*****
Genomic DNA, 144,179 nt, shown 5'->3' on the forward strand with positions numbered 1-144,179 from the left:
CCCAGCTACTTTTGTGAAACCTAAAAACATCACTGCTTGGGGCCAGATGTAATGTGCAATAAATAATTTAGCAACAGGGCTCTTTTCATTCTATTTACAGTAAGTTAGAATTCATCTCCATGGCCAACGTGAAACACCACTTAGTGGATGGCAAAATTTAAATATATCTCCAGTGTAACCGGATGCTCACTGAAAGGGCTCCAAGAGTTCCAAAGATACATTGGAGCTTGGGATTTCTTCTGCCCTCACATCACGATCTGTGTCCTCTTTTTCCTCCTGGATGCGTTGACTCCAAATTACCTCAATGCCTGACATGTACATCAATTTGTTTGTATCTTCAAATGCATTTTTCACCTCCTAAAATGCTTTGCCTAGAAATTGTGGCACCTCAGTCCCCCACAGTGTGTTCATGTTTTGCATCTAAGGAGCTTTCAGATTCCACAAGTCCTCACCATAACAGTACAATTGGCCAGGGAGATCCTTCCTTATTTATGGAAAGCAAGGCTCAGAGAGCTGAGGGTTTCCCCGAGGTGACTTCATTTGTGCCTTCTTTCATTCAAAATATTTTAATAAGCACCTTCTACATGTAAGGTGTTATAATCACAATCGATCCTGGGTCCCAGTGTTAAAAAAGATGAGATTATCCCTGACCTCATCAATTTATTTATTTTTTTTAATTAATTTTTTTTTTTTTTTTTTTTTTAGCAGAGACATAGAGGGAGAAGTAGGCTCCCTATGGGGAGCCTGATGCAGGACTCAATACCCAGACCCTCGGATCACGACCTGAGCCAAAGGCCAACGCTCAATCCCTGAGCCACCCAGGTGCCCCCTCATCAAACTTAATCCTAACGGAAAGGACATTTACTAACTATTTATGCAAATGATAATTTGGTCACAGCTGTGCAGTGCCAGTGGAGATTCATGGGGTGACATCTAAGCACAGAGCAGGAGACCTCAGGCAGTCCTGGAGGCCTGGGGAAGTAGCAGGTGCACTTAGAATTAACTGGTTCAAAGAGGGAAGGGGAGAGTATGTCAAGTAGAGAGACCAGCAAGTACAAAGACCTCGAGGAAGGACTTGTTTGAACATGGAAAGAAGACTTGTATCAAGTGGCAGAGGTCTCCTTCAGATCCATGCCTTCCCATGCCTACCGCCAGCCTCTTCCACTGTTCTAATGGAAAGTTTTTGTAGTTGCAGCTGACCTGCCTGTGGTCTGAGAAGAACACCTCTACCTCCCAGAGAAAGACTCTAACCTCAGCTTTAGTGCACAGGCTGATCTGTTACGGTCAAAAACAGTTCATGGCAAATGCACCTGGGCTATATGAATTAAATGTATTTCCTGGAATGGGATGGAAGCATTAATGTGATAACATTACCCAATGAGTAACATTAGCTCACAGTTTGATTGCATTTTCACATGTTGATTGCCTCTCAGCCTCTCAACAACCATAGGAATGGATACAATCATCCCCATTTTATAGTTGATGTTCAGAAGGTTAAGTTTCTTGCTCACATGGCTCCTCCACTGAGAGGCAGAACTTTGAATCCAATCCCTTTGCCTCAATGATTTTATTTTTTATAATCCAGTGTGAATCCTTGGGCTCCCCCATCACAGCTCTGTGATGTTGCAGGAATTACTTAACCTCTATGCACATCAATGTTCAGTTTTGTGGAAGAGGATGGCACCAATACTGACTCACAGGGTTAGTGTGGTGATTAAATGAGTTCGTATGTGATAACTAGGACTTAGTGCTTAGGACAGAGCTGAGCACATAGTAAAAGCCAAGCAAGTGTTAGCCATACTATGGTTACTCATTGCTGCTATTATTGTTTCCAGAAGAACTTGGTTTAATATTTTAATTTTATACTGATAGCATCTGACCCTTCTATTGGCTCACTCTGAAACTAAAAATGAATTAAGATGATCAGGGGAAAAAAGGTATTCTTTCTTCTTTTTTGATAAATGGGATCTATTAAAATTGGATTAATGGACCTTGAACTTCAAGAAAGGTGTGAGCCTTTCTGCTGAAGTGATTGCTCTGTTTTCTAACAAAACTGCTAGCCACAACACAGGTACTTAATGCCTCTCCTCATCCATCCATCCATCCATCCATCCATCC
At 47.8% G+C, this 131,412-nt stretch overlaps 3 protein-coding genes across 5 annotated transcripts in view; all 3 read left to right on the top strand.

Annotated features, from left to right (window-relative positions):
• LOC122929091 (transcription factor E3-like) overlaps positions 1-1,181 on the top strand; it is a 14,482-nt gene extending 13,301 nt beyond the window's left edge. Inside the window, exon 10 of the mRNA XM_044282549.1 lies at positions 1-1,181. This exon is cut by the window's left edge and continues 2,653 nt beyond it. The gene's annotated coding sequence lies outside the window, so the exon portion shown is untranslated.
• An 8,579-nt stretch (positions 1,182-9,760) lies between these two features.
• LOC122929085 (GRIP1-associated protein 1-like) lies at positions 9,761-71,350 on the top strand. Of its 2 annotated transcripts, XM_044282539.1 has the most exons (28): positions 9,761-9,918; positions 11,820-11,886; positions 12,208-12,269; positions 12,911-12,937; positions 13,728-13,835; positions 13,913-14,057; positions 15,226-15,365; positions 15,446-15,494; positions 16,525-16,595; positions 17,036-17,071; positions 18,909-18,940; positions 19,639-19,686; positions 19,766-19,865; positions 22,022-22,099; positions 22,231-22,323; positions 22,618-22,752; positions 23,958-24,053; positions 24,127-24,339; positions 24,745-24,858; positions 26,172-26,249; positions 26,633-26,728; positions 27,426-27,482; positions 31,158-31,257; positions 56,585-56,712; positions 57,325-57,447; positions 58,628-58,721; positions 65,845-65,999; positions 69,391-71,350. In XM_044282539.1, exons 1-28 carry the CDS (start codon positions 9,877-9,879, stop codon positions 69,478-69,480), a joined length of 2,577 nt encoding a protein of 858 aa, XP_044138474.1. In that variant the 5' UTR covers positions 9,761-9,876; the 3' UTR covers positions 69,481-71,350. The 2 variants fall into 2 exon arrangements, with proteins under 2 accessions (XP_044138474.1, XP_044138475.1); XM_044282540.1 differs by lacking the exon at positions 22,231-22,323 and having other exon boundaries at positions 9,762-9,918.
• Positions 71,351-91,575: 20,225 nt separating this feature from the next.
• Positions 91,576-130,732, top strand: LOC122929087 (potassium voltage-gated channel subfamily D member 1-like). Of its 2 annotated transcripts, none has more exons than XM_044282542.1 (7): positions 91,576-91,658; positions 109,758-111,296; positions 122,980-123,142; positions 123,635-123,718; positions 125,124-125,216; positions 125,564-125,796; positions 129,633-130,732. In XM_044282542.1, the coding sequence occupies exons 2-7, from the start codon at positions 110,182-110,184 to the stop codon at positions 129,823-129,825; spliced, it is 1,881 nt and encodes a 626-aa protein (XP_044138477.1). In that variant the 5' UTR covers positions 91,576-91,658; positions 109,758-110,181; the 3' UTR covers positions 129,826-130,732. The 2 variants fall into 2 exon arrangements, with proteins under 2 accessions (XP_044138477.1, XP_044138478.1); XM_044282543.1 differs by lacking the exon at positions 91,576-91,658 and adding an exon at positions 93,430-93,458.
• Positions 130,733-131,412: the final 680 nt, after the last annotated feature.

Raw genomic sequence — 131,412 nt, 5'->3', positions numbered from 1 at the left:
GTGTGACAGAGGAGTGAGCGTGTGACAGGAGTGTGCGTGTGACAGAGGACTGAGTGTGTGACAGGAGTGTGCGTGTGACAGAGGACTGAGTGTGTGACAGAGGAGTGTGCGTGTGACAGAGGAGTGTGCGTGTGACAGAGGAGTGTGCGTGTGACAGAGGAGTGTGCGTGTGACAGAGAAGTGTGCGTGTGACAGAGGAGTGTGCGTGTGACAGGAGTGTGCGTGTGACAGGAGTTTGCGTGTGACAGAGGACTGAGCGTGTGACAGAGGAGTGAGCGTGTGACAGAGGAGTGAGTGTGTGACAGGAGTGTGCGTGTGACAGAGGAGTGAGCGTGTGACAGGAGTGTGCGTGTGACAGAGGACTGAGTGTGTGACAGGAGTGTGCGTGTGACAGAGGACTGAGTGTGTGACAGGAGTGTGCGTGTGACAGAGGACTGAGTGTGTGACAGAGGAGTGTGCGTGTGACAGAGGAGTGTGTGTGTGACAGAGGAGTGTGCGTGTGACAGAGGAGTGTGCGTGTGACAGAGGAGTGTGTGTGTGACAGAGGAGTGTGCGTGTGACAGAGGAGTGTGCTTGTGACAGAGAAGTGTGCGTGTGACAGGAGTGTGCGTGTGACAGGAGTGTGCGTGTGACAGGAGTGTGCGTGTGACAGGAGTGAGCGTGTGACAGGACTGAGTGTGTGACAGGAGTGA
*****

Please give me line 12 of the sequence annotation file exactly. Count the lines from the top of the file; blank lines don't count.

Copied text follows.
GTGTGACAGAGGAGTGAGCGTGTGACAGGAGTGTGCGTGTGACAGAGGACTGAGTGTGTGACAGGAGTGTGCGTGTGACAGAGGACTGAGTGTGTGACAGAGGAGTGTGCGTGTGACAGAGGAGTGTGCGTGTGACAGAGGAGTGTGCGTGTGACAGAGGAGTGTGCGTGTGACAGAGAAGTGTGCGTGTGACAGAGGAGTGTGCGTGTGACAGGAGTGTGCGTGTGACAGGAGTTTGCGTGTGACAGAGGACTGAGCGTGTGACAGAGGAGTGAGCGTGTGACAGAGGAGTGAGTGTGTGACAGGAGTGTGCGTGTGACAGAGGAGTGAGCGTGTGACAGGAGTGTGCGTGTGACAGAGGACTGAGTGTGTGACAGGAGTGTGCGTGTGACAGAGGACTGAGTGTGTGACAGGAGTGTGCGTGTGACAGAGGACTGAGTGTGTGACAGAGGAGTGTGCGTGTGACAGAGGAGTGTGTGTGTGACAGAGGAGTGTGCGTGTGACAGAGGAGTGTGCGTGTGACAGAGGAGTGTGTGTGTGACAGAGGAGTGTGCGTGTGACAGAGGAGTGTGCTTGTGACAGAGAAGTGTGCGTGTGACAGGAGTGTGCGTGTGACAGGAGTGTGCGTGTGACAGGAGTGTGCGTGTGACAGGAGTGAGCGTGTGACAGGACTGAGTGTGTGACAGGAGTGA